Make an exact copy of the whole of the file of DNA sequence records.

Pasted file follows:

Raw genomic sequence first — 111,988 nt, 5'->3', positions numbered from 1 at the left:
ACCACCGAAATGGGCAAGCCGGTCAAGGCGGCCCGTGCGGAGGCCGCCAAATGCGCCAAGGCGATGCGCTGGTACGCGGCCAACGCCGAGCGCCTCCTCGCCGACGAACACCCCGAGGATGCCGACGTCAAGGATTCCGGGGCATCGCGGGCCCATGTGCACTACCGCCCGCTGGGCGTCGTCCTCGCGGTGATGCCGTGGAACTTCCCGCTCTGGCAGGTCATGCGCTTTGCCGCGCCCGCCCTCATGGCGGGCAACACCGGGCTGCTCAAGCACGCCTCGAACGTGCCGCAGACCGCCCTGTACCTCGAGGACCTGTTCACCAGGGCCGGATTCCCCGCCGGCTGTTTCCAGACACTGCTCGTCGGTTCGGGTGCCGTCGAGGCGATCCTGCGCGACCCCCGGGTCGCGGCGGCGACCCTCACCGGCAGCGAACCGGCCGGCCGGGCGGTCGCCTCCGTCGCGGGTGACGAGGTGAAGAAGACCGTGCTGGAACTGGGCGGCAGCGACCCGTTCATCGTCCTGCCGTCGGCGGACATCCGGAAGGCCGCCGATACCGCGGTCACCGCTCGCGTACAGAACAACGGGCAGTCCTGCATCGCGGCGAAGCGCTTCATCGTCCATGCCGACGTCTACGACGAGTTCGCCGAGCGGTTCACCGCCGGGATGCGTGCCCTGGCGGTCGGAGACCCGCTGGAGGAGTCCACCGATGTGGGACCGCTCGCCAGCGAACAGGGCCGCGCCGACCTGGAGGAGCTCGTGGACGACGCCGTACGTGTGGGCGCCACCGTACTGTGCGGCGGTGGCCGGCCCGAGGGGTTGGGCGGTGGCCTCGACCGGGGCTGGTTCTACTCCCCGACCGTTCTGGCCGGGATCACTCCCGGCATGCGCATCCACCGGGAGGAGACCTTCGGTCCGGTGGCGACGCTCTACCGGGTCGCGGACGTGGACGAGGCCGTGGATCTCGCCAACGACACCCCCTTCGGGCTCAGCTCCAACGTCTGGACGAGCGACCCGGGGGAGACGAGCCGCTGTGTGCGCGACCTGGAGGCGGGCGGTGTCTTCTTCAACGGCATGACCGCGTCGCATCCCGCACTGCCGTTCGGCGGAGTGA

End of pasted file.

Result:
Raw genomic sequence first — 111,988 nt, 5'->3', positions numbered from 1 at the left:
ACCACCGAAATGGGCAAGCCGGTCAAGGCGGCCCGTGCGGAGGCCGCCAAATGCGCCAAGGCGATGCGCTGGTACGCGGCCAACGCCGAGCGCCTCCTCGCCGACGAACACCCCGAGGATGCCGACGTCAAGGATTCCGGGGCATCGCGGGCCCATGTGCACTACCGCCCGCTGGGCGTCGTCCTCGCGGTGATGCCGTGGAACTTCCCGCTCTGGCAGGTCATGCGCTTTGCCGCGCCCGCCCTCATGGCGGGCAACACCGGGCTGCTCAAGCACGCCTCGAACGTGCCGCAGACCGCCCTGTACCTCGAGGACCTGTTCACCAGGGCCGGATTCCCCGCCGGCTGTTTCCAGACACTGCTCGTCGGTTCGGGTGCCGTCGAGGCGATCCTGCGCGACCCCCGGGTCGCGGCGGCGACCCTCACCGGCAGCGAACCGGCCGGCCGGGCGGTCGCCTCCGTCGCGGGTGACGAGGTGAAGAAGACCGTGCTGGAACTGGGCGGCAGCGACCCGTTCATCGTCCTGCCGTCGGCGGACATCCGGAAGGCCGCCGATACCGCGGTCACCGCTCGCGTACAGAACAACGGGCAGTCCTGCATCGCGGCGAAGCGCTTCATCGTCCATGCCGACGTCTACGACGAGTTCGCCGAGCGGTTCACCGCCGGGATGCGTGCCCTGGCGGTCGGAGACCCGCTGGAGGAGTCCACCGATGTGGGACCGCTCGCCAGCGAACAGGGCCGCGCCGACCTGGAGGAGCTCGTGGACGACGCCGTACGTGTGGGCGCCACCGTACTGTGCGGCGGTGGCCGGCCCGAGGGGTTGGGCGGTGGCCTCGACCGGGGCTGGTTCTACTCCCCGACCGTTCTGGCCGGGATCACTCCCGGCATGCGCATCCACCGGGAGGAGACCTTCGGTCCGGTGGCGACGCTCTACCGGGTCGCGGACGTGGACGAGGCCGTGGATCTCGCCAACGACACCCCCTTCGGGCTCAGCTCCAACGTCTGGACGAGCGACCCGGGGGAGACGAGCCGCTGTGTGCGCGACCTGGAGGCGGGCGGTGTCTTCTTCAACGGCATGACCGCGTCGCATCCCGCACTGCCGTTCGGCGGAGTGA